Correction added on 23 Dec 2013, after first online publication on 4 Mar 2012. The author's first name has been changed to Rachel, at the author's request.
HOW DO YOU KNOW THAT ‘HOW DO YOU KNOW?’ CHALLENGES A SPEAKER'S KNOWLEDGE?
Article first published online: 4 MAR 2012
© 2012 The Author. Pacific Philosophical Quarterly © 2012 University of Southern California and Blackwell Publishing Ltd.
Pacific Philosophical Quarterly
Volume 93, Issue 1, pages 65–83, March 2012
How to Cite
MCKINNON, R. (2012), HOW DO YOU KNOW THAT ‘HOW DO YOU KNOW?’ CHALLENGES A SPEAKER'S KNOWLEDGE?. Pacific Philosophical Quarterly, 93: 65–83. doi: 10.1111/j.1468-0114.2011.01416.x
- Issue published online: 4 MAR 2012
- Article first published online: 4 MAR 2012
Vol. 95, Issue 1, 140, Article first published online: 17 FEB 2014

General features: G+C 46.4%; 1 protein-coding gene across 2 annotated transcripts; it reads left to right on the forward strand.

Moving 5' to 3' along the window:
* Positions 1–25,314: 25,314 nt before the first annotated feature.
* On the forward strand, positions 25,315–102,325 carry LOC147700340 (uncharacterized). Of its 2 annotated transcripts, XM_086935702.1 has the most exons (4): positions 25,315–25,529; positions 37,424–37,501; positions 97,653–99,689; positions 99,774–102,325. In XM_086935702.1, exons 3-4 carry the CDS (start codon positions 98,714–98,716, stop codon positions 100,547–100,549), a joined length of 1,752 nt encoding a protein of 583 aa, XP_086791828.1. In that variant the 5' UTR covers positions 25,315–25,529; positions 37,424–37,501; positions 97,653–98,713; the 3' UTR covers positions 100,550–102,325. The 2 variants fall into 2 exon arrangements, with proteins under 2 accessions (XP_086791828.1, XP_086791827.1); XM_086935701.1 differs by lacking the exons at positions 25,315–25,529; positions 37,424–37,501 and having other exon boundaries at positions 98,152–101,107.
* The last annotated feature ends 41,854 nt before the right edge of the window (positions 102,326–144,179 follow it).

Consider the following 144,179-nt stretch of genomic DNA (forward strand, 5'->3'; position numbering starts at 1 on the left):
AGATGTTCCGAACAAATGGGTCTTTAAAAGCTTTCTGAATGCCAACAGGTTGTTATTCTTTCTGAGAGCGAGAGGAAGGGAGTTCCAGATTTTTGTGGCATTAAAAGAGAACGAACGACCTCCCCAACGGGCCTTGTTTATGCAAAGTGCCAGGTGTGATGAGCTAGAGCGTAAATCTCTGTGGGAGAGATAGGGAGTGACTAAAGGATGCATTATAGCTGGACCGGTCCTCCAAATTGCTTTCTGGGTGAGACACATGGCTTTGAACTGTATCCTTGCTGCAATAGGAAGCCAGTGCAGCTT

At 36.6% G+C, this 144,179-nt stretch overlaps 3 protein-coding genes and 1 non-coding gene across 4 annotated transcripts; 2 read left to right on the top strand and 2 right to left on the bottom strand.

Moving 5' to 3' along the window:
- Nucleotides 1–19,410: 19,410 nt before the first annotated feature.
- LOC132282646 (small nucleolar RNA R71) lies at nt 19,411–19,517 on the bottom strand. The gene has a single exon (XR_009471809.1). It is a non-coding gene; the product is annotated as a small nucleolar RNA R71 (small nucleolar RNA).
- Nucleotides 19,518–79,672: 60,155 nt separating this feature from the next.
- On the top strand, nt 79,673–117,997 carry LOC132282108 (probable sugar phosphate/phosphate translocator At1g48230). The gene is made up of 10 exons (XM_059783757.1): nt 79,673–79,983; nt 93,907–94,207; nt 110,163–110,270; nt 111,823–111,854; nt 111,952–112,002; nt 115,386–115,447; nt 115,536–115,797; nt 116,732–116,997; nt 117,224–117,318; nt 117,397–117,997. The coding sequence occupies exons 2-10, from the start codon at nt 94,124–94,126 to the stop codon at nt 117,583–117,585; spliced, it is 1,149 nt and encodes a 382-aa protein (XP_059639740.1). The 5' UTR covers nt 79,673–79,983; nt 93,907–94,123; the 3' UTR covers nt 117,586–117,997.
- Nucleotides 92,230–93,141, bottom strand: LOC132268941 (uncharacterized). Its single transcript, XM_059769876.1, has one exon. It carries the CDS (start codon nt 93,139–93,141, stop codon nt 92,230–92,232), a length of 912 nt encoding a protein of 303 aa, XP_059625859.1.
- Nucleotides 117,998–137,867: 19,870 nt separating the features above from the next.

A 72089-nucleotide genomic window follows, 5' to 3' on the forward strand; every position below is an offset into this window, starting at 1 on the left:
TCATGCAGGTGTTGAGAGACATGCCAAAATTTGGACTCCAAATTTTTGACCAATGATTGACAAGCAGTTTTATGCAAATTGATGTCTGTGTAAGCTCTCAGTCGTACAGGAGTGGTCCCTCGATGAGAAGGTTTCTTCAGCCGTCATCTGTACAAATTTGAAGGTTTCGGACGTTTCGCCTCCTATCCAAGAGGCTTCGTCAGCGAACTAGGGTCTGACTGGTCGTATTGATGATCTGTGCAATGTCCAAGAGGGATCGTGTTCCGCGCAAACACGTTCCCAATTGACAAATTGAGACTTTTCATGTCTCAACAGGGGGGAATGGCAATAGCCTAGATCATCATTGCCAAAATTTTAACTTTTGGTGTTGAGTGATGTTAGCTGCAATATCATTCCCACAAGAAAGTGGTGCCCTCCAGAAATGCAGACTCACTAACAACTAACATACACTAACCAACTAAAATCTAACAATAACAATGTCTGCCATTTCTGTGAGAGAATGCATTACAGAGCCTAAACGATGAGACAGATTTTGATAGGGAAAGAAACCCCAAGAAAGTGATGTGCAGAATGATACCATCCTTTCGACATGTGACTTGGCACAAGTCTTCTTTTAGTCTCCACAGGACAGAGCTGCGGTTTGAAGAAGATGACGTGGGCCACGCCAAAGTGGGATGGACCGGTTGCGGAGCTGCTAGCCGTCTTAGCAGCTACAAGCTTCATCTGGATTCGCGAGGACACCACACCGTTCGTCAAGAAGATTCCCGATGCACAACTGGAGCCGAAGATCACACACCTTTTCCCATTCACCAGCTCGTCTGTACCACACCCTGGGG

It is often argued that the general propriety of challenging an assertion with ‘How do you know?’ counts as evidence for the Knowledge Norm of Assertion (KNA). Part of the argument is that this challenge seems to directly challenge whether a speaker knows what she asserts. In this article I argue for a re-interpretation of the data, the upshot of which is that we need not interpret ‘How do you know?’ as directly challenging a speaker's knowledge; instead, it's better understood as challenging a speaker's reasons. Consequently, I argue that reasons-based norms can equally well explain this data.